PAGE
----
4 Space Saving Tricks For Tiny Kitchens

Your kitchen may be small, but it’s also mighty

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Pull-Out Pantry
Photo: Photo: Annie Schlechter

Unlike the beautiful kitchens we often feature in our magazine, my apartment kitchen is far from print cover material. It’s tiny and overstuffed, completely lacks any natural light, and the dishwasher only works about 50% of the time. I’ve learned to work around its limitations including the lack of space, and have had to use quite a bit of creative thinking when it comes to storage. If you’re anything like me and are always looking for ways to make your kitchen work better for you, then check out these four tricks for maximizing your space–all of which are renter-friendly and don’t require any power tools. 

Hang On

Put that empty wall space to good use and hang everyday kitchen items. Take a page from Julia Child’s kitchen and try peg boards (they sell ones affixed with adhesive for those looking to avoid drilling). A magnetic knife strip is another efficient space-saver, and can be hung on the side of your fridge where there's plenty of unclaimed kitchen real estate. The side of your fridge is also a great spot for magnetic baskets that can hold spices or other pantry items, freeing up precious shelf space.

Bonus Tip: Make room by getting your recipe off the counter. Affix two binder clips or clothespins to the base of a clothing hanger, clip your recipe, or magazine onto the hanger. Then suspend your hanger from a cabinet handle. Now you'll have more counter space and literally have your recipe right in front of you. Plus, it helps avoid staining the pages with food.

Bin It

While I'm blessed with deep cabinets in my tiny kitchen, they aren't actually great for storage. They're so deep that something always has to be pushed all the way to the back, where I, all of 5 ft tall, can't reach it or see it. This means some items never get used and I'm almost guaranteed to accidentally buy a duplicate. Inexpensive clear plastic bins make it easier to grab and pull down items, and is a great way to group like products together, such as baking supplies or snacks, which both maximizes space and minimizes headaches.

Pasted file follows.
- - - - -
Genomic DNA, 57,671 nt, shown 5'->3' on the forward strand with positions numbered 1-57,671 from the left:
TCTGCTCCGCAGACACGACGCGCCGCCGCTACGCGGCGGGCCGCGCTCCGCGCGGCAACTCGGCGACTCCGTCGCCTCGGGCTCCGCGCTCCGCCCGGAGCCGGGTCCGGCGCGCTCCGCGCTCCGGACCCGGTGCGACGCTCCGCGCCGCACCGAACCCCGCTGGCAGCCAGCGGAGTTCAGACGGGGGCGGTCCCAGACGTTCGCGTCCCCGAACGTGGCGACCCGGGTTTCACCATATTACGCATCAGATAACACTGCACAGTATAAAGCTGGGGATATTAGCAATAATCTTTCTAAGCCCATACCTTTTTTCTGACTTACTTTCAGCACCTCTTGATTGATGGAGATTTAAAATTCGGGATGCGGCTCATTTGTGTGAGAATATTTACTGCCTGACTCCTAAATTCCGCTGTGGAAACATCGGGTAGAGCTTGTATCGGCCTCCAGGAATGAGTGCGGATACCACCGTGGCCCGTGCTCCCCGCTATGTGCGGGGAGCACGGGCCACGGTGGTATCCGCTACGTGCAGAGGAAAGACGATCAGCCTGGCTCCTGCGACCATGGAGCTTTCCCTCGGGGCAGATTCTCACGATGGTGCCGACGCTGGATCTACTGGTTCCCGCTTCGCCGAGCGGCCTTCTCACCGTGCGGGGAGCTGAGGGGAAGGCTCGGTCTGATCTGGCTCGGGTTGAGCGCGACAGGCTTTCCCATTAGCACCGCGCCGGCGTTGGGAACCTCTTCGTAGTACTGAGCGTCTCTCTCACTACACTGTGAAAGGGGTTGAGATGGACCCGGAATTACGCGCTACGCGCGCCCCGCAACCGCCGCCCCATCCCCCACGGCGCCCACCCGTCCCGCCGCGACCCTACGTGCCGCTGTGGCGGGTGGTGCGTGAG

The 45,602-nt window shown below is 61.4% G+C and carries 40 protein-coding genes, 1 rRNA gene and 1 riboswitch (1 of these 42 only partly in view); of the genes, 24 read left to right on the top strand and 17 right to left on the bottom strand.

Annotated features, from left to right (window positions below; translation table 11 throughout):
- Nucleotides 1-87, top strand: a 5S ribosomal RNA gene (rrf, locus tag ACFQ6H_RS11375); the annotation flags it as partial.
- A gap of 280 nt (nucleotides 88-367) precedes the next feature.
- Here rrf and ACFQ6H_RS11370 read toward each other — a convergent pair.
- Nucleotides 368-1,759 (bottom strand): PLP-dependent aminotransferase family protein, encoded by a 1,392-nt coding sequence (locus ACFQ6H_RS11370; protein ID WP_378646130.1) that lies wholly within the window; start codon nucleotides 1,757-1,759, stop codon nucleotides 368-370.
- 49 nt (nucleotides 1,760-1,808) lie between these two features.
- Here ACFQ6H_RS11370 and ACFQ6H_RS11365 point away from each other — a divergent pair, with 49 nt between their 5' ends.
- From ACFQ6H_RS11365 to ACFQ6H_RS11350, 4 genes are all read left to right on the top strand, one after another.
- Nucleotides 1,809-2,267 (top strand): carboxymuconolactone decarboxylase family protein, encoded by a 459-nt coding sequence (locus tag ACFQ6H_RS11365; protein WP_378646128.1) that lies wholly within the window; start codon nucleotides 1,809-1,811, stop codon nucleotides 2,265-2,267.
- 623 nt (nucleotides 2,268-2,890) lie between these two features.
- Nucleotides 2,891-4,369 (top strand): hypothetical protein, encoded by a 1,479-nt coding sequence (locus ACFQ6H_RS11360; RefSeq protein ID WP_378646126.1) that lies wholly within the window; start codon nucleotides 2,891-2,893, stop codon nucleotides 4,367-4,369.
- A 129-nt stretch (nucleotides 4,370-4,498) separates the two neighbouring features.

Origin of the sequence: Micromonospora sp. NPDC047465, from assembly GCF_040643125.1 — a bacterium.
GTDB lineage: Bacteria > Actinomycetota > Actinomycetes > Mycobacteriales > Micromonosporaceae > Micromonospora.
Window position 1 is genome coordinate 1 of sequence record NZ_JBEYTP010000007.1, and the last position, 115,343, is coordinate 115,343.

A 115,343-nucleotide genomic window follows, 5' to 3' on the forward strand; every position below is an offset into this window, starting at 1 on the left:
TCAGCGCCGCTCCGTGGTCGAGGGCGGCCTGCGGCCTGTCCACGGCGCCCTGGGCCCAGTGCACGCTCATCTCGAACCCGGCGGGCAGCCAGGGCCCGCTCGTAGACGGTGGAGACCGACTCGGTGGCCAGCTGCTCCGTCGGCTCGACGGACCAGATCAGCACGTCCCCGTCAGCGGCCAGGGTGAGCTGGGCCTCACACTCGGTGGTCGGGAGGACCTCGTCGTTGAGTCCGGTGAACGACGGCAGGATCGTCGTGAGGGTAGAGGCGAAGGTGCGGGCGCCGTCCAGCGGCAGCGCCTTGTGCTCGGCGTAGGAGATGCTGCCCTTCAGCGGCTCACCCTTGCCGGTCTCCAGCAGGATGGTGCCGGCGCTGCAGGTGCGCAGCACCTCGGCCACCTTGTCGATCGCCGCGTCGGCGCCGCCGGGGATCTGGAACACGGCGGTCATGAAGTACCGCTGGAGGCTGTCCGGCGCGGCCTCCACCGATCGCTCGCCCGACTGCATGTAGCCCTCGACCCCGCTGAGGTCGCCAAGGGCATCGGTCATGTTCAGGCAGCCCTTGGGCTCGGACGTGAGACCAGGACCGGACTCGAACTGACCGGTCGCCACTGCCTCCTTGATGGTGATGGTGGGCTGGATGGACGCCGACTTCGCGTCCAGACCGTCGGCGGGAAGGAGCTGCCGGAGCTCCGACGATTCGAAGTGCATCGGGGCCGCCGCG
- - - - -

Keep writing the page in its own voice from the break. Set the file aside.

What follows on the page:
Get An Extension

For those lacking countertop space, you can turn both your stovetop and sink into work surfaces. Burner covers are an inexpensive way to transform your stove into a flat work area when not in use. This technique can create extra prep space for chopping or can be used for baking projects like rolling out pie dough. While you could work directly on top of glass stovetops, covers help ensure you don't accidentally scratch them, which as a renter I appreciate because I would love to get my security deposit back one day. You can also use sink covers, which extend from one edge of your sink to the other, creating more flat surfaces for you to work on. You can even buy wood covers that are specifically made for turning your sink into a cutting board. I like to store my sink and stove covers on top of my fridge when not in use.

Look Up

If your cabinets don't extend to the ceiling like mine, you've just found a new storage spot. The gap between the top of your cabinets and the ceiling is obviously not ideal for everyday storage, but it is a great place* to stash things that are bulky or that you don't use often. Think platters, large serving bowls, or that bread machine someone gave you and you used once. I love collecting cake stands from secondhand stores, but don't have space in my kitchen to put them anywhere. I stick them on top of my cabinets in a pretty line, almost like I planned to decorate my kitchen this way and not just because I'm highly-specific hoarder. Using cute bins or baskets can also help make using the top of your cabinets as storage a chic look instead of a cluttered one. Lining the top of your cabinets with cookbooks is another a great way to use the space, especially if you don't have room for them on your bookshelf.

*Things do collect dust up there, so you'll have to do some light cleaning after pulling down items, but I don't really mind it.

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